Huawei earns Europe’s trust with ex­cel­lence in high-tech

With sales in the con­ti­nent grow­ing, tele­com ti­tan is set to meet its 2016 tar­get of 140 mil­lion hand­sets

China Daily (USA) - - FOCUS | BUSINESS - By AN­GUS MCNEICE andDAI TIAN in Lon­don Contact the writ­ers at an­gus@mail.chi­nadai­ and daitian@chi­

“This is the guts of the busi­ness, this is what we do,” our guide said, pat­ting a large green, hard­ware­filled street cab­i­net sit­ting in the bow­els of Huawei Tech­nolo­gies Co’s UK head­quar­ters in Read­ing.

To the av­er­age Bri­ton, Huawei is best known as a smart­phone man­u­fac­turer. Its ba­sic mod­els could be an al­ter­na­tive to pricey mar­ket lead­ers. Some are aware of the TV com­mer­cial for its higher end P9 fea­tur­ing movie stars Scar­lett Jo­hans­son andHenry Cav­ill.

But most would be un­aware that Huawei plays a key role in the “last mile” tech­nol­ogy that de­liv­ers su­per­fast broad­band from the pave­ment to some 20 mil­lion homes across the United King­dom.

“This is where it all be­gins, the kit that weath­ers rain or shine... If this doesn’t work, noth­ing else does.”

Re­li­able equip­ment and thrust on in­no­va­tion have helped Huawei to emerge as the world’s big­gest telecom­mu­ni­ca­tion equip­ment man­u­fac­turer, af­ter start­ing as a pri­vate re­seller of PBX switches in China in 1987.

Founded by Ren Zhengfei with Roland Mon­tagne, an in­vest­ment of $3,500, Huawei’s rev­enue reached $60.8 bil­lion in 2015. It’s the only Chi­nese com­pany in the For­tune 500 list to make more money abroad than do­mes­ti­cally.

The com­pany said it will likely meet its sales tar­get of 140 mil­lion hand­sets this year, driven by over 50 per­cent year-on-year growth in western and north­east­ern Europe, two of its fast-grow­ing markets.

Huawei is also the world’s third­largest smart­phone ven­dor af­ter Sam­sung Elec­tron­ics Co Ltd and Ap­ple Inc. The gap be­tween Ap­ple andHuawei is nar­row­ing.

Huawei’s mar­ket share was 8.2 per­cent in the first quar­ter of this year, up from 5.2 per­cent last year, while Ap­ple fell to 15.3 per­cent from 18.3 per­cent, with Sam­sung re­main­ing at around 24 per­cent, mar­ket re­search firm In­ter­na­tional Data July.

Both Ap­ple and Huawei are likely to ben­e­fit from Sam­sung’s ill-fated Galaxy Note 7.

An­a­lysts at­trib­uted Huawei’s suc­cess to its unique man­age­ment and own­er­ship struc­ture. Huawei is a 98.6 per­cent em­ployee-owned pri­vate en­tity run by ro­tat­ing CEOs. Em­pha­sis is on re­search, which re­ceived $38 bil­lion over the last 10 years and 45 per­cent of its 176,000 em­ploy­ees world­wide.

Ac­cord­ing to Roland Mon­tagne, head of broad­band prac­tice at Euro­pean tele­coms think tank IDATE, making inroads into Europe is at the heart of Huawei’s global rise.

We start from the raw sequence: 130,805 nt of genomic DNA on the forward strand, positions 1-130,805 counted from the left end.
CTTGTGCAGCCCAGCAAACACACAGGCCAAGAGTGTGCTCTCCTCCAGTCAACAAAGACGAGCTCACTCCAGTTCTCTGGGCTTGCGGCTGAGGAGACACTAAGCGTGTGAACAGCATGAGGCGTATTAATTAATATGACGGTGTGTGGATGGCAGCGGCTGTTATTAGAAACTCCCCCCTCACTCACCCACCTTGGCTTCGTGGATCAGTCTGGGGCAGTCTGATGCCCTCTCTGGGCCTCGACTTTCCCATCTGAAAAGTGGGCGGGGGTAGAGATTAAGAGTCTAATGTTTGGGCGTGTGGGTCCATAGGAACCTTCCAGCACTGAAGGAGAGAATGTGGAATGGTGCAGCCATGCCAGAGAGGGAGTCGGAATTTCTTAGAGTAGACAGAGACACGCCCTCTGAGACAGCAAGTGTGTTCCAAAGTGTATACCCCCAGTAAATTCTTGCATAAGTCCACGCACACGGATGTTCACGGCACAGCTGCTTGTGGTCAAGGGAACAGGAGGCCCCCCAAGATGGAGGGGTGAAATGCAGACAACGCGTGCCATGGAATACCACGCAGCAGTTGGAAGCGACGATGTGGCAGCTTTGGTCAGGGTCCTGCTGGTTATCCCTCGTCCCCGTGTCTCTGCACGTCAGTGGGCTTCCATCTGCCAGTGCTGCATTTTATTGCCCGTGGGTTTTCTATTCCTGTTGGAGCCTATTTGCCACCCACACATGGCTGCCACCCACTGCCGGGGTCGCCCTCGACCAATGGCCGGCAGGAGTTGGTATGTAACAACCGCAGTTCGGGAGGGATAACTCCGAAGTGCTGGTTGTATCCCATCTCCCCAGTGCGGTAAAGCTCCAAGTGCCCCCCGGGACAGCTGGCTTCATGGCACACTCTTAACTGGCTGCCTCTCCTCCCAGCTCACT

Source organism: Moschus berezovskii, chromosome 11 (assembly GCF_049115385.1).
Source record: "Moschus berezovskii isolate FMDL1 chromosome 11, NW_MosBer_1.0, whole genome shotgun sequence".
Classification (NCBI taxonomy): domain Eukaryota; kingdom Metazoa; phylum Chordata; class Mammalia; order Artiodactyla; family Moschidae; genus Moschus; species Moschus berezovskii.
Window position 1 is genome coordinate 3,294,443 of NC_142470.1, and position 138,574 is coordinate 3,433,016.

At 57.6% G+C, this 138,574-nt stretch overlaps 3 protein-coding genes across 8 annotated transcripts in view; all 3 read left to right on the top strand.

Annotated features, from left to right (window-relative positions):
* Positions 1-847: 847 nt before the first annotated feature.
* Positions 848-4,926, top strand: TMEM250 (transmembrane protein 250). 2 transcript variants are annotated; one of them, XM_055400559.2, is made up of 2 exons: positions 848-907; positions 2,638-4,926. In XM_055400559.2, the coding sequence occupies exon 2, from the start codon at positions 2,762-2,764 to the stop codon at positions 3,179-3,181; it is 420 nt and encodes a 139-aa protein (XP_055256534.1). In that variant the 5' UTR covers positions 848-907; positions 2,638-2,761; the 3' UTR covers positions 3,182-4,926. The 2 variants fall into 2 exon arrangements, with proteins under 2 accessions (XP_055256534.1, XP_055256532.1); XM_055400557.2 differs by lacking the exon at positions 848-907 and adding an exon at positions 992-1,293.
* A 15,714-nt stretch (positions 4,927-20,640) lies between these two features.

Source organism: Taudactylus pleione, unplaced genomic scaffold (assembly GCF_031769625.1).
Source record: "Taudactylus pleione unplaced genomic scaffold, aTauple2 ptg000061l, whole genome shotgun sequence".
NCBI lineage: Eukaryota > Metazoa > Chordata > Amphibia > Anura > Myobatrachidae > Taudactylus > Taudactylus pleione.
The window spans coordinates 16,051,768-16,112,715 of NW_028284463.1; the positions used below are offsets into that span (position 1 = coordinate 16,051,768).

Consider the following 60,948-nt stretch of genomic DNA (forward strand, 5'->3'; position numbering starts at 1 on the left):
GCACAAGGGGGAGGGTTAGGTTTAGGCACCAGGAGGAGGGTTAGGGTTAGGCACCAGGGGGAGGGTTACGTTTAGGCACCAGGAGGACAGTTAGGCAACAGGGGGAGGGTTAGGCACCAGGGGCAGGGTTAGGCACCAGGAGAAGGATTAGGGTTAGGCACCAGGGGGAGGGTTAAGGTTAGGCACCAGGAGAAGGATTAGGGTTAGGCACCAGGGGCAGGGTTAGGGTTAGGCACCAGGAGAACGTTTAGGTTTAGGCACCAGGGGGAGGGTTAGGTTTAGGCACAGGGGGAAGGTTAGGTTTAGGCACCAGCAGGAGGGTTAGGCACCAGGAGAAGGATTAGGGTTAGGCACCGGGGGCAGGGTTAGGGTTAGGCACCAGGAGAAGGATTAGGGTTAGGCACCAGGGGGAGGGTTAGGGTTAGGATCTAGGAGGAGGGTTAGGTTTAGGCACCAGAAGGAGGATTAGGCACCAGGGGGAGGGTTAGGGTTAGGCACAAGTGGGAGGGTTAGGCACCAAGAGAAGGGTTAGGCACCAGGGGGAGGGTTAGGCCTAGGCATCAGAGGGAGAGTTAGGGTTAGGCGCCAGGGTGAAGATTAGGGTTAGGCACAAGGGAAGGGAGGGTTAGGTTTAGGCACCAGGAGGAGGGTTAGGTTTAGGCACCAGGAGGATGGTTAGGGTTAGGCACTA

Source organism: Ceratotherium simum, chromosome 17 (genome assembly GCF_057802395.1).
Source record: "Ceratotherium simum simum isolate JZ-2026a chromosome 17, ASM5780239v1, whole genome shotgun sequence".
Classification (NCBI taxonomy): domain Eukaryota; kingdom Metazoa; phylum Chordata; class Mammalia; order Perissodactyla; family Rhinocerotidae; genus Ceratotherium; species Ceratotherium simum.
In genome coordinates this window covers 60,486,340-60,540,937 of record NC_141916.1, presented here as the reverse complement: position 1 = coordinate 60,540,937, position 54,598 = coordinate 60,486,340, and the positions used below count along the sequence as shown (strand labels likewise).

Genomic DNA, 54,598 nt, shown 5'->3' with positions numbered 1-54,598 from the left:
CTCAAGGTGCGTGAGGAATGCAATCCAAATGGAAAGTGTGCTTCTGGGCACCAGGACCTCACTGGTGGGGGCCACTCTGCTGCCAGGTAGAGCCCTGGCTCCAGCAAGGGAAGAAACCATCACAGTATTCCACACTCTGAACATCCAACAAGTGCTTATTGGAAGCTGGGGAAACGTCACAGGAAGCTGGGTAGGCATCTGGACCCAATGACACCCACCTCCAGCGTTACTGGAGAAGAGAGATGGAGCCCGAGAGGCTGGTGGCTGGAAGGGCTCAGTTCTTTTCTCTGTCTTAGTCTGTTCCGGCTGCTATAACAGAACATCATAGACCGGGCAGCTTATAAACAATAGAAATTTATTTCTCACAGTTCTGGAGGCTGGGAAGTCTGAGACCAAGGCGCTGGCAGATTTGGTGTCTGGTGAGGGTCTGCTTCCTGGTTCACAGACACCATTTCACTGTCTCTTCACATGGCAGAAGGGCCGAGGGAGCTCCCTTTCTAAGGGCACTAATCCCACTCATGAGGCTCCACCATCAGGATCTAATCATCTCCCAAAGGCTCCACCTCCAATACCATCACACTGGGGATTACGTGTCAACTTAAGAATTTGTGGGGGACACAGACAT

“Huawei de­cided to in­vest quite early in the Euro­pean mar­ket be­cause it’s a cen­ter of ex­per­tise in terms of tech­nol­ogy and it is a dy­namic mar­ket,” he said. “That’s why they de­cided to col­lab­o­rate quite quickly with the main play­ers in Europe — BT, Or­ange, Tele­fon­ica, to men­tion a few.”

Af­ter set­ting up its first UK of­fices in 2003, Huawei clinched a game-chang­ing sup­plier deal with Bri­tish Tele­com in 2005, to roll out the lat­ter’s 21st Cen­tury Net­work data net­work pro­gram.

“At the time, very lit­tle was known about (Huawei) out­side of Asia, it didn’t really sell very much in Europe,” said Mike Galvin, head of tech­nol­ogy, ser­vices and op­er­a­tions at BT. “We com­pared Huawei’s with oth­ers’ equip­ment ... and Cor­po­ra­tion re­ported in we said this equip­ment meets our needs. It was well-made.”

Galvin said Huawei scored in terms of se­cu­rity of sup­ply and eth­i­cal prac­tices. He at­tribut­ed­mu­chof its suc­cess to cus­tomer cen­tric­ity.

“The unique thing ... (about) Huawei ... is how close they are to their cus­tomers and how their cus­tomers drive what prod­ucts they pro­duce.”

Ste­fano Cantarelli, chief tech­nol­ogy of­fi­cer and net­work vice-pres­i­dent forUKand Ire­land atHuawei, said gain­ing BT’s trust opened the doors to other ma­jor deals in the UK and Europe. Car­ri­ers Voda­fone and EE went on to buy Huawei equip­ment for their tele­com net­works. Huawei teamed up with EE later to launch the UK’s first 4G LTE(long term evo­lu­tion) net­work.

The BT deal sig­ni­fied the open­ing up of the tra­di­tional, R&D-driven Euro­pean op­er­a­tor mar­ket to Chi­nese ven­dors, Cantarelli said. “They (BT) have been fun­da­men­tal in es­tab­lish­ing trust, and we were able to get the sec­ond-big­gest deal we got with Voda­fone. It has been piv­otal in cre­at­ing a brand rep­u­ta­tion.”

Ac­cord­ing to Mon­tagne, main­tain­ing such trust is im­per­a­tive for Huawei as the new fron­tier of all­cloud trans­for­ma­tion and cloud­based strate­gies of­fer a fresh set of com­plex se­cu­rity chal­lenges.

Huawei de­cided to in­vest quite early in the Euro­pean mar­ket be­cause it’s a cen­ter of ex­per­tise ...” head of broad­band prac­tice at IDATE


A woman tests Huawei Tech­nolo­gies Co's new Mate­book at the Mo­bile World Congress in Fe­bru­ary in Barcelona. Huawei is the world’s third-largest smart­phone ven­dor af­ter Sam­sung Elec­tron­ics Co Ltd and Ap­ple Inc.

Newspapers in English

Newspapers from China

© PressReader. All rights reserved.